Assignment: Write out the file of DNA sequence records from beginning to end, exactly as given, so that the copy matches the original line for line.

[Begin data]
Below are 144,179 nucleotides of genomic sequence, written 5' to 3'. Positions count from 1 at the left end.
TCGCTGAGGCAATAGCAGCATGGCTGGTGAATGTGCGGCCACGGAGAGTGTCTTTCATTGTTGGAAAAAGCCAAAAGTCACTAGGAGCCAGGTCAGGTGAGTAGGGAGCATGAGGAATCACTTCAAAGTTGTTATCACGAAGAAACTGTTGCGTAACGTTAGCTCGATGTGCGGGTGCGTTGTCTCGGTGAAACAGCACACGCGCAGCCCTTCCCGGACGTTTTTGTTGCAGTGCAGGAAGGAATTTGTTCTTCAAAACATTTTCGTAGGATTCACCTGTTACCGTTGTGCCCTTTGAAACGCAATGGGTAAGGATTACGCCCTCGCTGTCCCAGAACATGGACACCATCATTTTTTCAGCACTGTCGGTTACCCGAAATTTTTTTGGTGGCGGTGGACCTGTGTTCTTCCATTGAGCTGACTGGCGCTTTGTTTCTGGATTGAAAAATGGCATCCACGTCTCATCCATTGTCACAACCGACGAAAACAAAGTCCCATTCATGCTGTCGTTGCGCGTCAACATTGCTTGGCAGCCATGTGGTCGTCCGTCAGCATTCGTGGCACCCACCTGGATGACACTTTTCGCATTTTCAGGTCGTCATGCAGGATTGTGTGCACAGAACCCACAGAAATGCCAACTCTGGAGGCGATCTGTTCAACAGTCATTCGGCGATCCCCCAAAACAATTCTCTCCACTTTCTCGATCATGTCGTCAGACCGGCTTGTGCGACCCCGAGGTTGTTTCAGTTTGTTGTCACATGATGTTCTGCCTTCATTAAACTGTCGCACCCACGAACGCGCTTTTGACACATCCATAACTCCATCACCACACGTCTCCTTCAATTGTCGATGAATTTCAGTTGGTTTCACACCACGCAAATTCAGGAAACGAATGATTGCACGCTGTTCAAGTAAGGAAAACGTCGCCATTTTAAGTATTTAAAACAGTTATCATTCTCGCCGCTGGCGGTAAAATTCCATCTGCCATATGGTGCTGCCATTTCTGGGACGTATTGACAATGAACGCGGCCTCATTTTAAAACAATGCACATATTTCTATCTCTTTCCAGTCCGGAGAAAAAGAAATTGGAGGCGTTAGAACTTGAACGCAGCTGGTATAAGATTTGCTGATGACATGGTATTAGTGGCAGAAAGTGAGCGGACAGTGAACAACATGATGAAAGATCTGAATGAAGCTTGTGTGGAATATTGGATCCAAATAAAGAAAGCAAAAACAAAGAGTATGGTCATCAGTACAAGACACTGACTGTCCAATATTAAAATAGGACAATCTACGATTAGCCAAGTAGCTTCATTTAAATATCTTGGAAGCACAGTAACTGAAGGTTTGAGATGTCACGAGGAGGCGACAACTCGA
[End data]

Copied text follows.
Below are 144,179 nucleotides of genomic sequence, written 5' to 3'. Positions count from 1 at the left end.
TCGCTGAGGCAATAGCAGCATGGCTGGTGAATGTGCGGCCACGGAGAGTGTCTTTCATTGTTGGAAAAAGCCAAAAGTCACTAGGAGCCAGGTCAGGTGAGTAGGGAGCATGAGGAATCACTTCAAAGTTGTTATCACGAAGAAACTGTTGCGTAACGTTAGCTCGATGTGCGGGTGCGTTGTCTCGGTGAAACAGCACACGCGCAGCCCTTCCCGGACGTTTTTGTTGCAGTGCAGGAAGGAATTTGTTCTTCAAAACATTTTCGTAGGATTCACCTGTTACCGTTGTGCCCTTTGAAACGCAATGGGTAAGGATTACGCCCTCGCTGTCCCAGAACATGGACACCATCATTTTTTCAGCACTGTCGGTTACCCGAAATTTTTTTGGTGGCGGTGGACCTGTGTTCTTCCATTGAGCTGACTGGCGCTTTGTTTCTGGATTGAAAAATGGCATCCACGTCTCATCCATTGTCACAACCGACGAAAACAAAGTCCCATTCATGCTGTCGTTGCGCGTCAACATTGCTTGGCAGCCATGTGGTCGTCCGTCAGCATTCGTGGCACCCACCTGGATGACACTTTTCGCATTTTCAGGTCGTCATGCAGGATTGTGTGCACAGAACCCACAGAAATGCCAACTCTGGAGGCGATCTGTTCAACAGTCATTCGGCGATCCCCCAAAACAATTCTCTCCACTTTCTCGATCATGTCGTCAGACCGGCTTGTGCGACCCCGAGGTTGTTTCAGTTTGTTGTCACATGATGTTCTGCCTTCATTAAACTGTCGCACCCACGAACGCGCTTTTGACACATCCATAACTCCATCACCACACGTCTCCTTCAATTGTCGATGAATTTCAGTTGGTTTCACACCACGCAAATTCAGGAAACGAATGATTGCACGCTGTTCAAGTAAGGAAAACGTCGCCATTTTAAGTATTTAAAACAGTTATCATTCTCGCCGCTGGCGGTAAAATTCCATCTGCCATATGGTGCTGCCATTTCTGGGACGTATTGACAATGAACGCGGCCTCATTTTAAAACAATGCACATATTTCTATCTCTTTCCAGTCCGGAGAAAAAGAAATTGGAGGCGTTAGAACTTGAACGCAGCTGGTATAAGATTTGCTGATGACATGGTATTAGTGGCAGAAAGTGAGCGGACAGTGAACAACATGATGAAAGATCTGAATGAAGCTTGTGTGGAATATTGGATCCAAATAAAGAAAGCAAAAACAAAGAGTATGGTCATCAGTACAAGACACTGACTGTCCAATATTAAAATAGGACAATCTACGATTAGCCAAGTAGCTTCATTTAAATATCTTGGAAGCACAGTAACTGAAGGTTTGAGATGTCACGAGGAGGCGACAACTCGA